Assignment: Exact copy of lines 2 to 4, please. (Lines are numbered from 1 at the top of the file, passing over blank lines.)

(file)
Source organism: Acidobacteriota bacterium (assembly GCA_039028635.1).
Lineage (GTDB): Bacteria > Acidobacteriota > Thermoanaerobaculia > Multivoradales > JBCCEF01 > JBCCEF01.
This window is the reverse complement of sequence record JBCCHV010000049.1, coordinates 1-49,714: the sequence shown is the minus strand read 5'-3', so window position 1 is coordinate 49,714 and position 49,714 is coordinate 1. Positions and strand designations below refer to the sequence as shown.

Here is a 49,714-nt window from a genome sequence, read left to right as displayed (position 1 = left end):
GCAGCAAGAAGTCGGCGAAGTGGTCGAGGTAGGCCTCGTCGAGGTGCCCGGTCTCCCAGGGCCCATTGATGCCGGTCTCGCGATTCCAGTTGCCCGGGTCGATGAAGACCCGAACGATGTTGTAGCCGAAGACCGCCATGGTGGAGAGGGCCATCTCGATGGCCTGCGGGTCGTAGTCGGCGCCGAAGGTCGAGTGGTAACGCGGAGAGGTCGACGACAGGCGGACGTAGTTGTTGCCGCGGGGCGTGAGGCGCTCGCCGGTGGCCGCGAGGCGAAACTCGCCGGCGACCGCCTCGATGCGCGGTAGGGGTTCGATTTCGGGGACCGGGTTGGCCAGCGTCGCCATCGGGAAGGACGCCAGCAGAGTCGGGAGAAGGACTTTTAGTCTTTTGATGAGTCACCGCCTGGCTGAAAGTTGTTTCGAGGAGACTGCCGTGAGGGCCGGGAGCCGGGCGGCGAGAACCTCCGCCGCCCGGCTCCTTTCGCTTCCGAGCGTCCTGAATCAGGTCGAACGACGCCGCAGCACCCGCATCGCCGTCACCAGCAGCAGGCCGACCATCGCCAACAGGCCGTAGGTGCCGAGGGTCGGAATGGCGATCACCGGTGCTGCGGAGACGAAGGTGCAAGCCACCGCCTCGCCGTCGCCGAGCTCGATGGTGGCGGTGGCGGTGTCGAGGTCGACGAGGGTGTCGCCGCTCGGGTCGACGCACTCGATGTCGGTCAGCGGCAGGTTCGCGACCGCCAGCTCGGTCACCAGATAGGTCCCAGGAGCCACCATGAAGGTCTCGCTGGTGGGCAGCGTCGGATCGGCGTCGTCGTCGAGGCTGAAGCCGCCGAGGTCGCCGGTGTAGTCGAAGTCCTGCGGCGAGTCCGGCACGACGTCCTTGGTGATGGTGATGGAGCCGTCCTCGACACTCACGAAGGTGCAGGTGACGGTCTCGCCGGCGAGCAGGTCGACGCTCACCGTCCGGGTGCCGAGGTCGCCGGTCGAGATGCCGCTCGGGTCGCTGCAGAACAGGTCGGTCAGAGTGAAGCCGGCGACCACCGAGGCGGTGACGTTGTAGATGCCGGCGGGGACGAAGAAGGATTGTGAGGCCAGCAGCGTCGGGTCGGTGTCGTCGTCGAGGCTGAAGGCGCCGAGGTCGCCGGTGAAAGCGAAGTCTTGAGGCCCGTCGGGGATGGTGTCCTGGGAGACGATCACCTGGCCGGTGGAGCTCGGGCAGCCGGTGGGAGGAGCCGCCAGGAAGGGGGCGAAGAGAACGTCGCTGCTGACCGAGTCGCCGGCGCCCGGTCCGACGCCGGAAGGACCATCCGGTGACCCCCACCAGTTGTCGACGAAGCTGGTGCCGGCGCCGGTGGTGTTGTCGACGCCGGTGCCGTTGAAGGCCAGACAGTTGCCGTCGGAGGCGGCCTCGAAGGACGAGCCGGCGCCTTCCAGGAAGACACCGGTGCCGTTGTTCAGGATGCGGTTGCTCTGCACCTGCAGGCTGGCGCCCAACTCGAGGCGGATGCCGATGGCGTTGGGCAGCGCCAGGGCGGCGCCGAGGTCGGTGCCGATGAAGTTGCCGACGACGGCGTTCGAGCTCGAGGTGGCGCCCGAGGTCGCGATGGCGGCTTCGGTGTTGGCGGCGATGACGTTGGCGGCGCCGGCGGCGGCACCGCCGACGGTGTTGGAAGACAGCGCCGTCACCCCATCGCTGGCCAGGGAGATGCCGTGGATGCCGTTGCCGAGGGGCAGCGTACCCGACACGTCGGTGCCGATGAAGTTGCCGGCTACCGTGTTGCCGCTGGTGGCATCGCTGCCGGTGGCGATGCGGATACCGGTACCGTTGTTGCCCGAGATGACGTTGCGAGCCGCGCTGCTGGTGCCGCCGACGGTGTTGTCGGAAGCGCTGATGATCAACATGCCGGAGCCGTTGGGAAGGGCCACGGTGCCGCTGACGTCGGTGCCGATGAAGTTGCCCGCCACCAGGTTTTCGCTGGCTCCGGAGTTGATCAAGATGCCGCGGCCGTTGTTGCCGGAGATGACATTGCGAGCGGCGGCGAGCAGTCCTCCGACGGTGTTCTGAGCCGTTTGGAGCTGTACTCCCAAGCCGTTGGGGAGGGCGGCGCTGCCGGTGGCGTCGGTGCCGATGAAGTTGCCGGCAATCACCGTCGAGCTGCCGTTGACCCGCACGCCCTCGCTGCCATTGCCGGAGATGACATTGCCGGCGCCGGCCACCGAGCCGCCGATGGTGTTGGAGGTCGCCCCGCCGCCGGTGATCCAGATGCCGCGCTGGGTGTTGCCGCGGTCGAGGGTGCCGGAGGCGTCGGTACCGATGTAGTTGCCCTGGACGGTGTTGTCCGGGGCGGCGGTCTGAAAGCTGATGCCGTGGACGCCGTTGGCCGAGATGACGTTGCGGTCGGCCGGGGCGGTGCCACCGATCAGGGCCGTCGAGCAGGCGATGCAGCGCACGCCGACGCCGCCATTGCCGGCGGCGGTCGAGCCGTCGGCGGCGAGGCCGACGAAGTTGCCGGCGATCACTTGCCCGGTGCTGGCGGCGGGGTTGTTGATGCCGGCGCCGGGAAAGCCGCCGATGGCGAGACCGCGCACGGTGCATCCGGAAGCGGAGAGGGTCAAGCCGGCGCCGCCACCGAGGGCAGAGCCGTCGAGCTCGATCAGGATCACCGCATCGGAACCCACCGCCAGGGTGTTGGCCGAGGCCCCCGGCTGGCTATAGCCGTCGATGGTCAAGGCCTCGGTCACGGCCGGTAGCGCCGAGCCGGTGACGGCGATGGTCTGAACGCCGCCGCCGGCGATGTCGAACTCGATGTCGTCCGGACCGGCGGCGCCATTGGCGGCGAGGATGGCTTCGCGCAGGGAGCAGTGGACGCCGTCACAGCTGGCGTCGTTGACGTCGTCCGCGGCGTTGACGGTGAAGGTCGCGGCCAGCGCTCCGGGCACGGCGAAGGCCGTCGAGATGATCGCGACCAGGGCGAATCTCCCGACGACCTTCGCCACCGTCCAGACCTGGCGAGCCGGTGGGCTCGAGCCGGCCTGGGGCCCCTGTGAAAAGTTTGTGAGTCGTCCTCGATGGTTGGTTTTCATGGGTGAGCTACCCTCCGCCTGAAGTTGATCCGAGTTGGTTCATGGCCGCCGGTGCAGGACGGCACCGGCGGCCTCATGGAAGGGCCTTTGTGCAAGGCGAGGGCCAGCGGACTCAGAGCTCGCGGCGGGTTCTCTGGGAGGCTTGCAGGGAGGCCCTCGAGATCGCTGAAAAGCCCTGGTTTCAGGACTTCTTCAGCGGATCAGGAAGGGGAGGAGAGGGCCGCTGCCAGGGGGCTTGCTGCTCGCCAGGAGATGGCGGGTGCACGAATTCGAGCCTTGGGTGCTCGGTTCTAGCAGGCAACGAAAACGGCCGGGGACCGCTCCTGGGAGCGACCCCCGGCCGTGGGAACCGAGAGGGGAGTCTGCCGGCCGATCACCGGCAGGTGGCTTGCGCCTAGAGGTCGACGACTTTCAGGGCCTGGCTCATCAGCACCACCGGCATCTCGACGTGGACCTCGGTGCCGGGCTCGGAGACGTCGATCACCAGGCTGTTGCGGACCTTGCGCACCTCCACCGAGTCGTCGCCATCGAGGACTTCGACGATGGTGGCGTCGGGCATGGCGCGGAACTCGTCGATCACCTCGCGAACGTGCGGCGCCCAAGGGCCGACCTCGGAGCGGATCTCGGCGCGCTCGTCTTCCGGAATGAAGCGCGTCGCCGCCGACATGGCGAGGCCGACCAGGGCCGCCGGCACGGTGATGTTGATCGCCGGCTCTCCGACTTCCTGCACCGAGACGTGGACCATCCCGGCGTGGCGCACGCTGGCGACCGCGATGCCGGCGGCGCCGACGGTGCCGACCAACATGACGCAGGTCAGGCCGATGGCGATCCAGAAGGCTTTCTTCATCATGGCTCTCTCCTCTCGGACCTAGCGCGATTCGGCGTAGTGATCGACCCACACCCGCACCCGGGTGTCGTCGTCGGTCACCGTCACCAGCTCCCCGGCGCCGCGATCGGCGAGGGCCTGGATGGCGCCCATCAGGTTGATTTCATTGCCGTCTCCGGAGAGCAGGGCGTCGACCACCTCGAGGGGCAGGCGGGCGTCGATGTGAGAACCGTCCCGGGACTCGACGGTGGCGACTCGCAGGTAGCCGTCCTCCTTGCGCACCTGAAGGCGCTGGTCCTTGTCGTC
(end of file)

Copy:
Lineage (GTDB): Bacteria > Acidobacteriota > Thermoanaerobaculia > Multivoradales > JBCCEF01 > JBCCEF01.
This window is the reverse complement of sequence record JBCCHV010000049.1, coordinates 1-49,714: the sequence shown is the minus strand read 5'-3', so window position 1 is coordinate 49,714 and position 49,714 is coordinate 1. Positions and strand designations below refer to the sequence as shown.

Here is a 49,714-nt window from a genome sequence, read left to right as displayed (position 1 = left end):